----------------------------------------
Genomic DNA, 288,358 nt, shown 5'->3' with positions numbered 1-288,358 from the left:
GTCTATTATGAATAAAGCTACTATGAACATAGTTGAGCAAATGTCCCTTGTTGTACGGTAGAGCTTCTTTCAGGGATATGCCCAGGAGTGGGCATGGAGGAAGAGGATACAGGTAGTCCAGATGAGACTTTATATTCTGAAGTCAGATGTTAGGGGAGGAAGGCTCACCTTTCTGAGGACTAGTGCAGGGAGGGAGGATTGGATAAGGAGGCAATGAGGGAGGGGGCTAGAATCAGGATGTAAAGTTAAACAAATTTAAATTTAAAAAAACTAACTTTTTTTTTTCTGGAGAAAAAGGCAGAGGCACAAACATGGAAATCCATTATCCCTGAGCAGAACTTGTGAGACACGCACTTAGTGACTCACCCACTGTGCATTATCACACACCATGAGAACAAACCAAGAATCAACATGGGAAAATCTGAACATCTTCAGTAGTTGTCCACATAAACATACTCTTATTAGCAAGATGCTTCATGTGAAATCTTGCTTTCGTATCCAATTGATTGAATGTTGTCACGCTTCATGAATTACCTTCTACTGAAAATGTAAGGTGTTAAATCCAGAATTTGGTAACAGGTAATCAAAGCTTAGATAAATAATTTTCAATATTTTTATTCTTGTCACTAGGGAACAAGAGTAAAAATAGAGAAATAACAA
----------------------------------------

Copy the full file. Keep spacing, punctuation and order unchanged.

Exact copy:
Genomic DNA, 288,358 nt, shown 5'->3' with positions numbered 1-288,358 from the left:
GTCTATTATGAATAAAGCTACTATGAACATAGTTGAGCAAATGTCCCTTGTTGTACGGTAGAGCTTCTTTCAGGGATATGCCCAGGAGTGGGCATGGAGGAAGAGGATACAGGTAGTCCAGATGAGACTTTATATTCTGAAGTCAGATGTTAGGGGAGGAAGGCTCACCTTTCTGAGGACTAGTGCAGGGAGGGAGGATTGGATAAGGAGGCAATGAGGGAGGGGGCTAGAATCAGGATGTAAAGTTAAACAAATTTAAATTTAAAAAAACTAACTTTTTTTTTTCTGGAGAAAAAGGCAGAGGCACAAACATGGAAATCCATTATCCCTGAGCAGAACTTGTGAGACACGCACTTAGTGACTCACCCACTGTGCATTATCACACACCATGAGAACAAACCAAGAATCAACATGGGAAAATCTGAACATCTTCAGTAGTTGTCCACATAAACATACTCTTATTAGCAAGATGCTTCATGTGAAATCTTGCTTTCGTATCCAATTGATTGAATGTTGTCACGCTTCATGAATTACCTTCTACTGAAAATGTAAGGTGTTAAATCCAGAATTTGGTAACAGGTAATCAAAGCTTAGATAAATAATTTTCAATATTTTTATTCTTGTCACTAGGGAACAAGAGTAAAAATAGAGAAATAACAA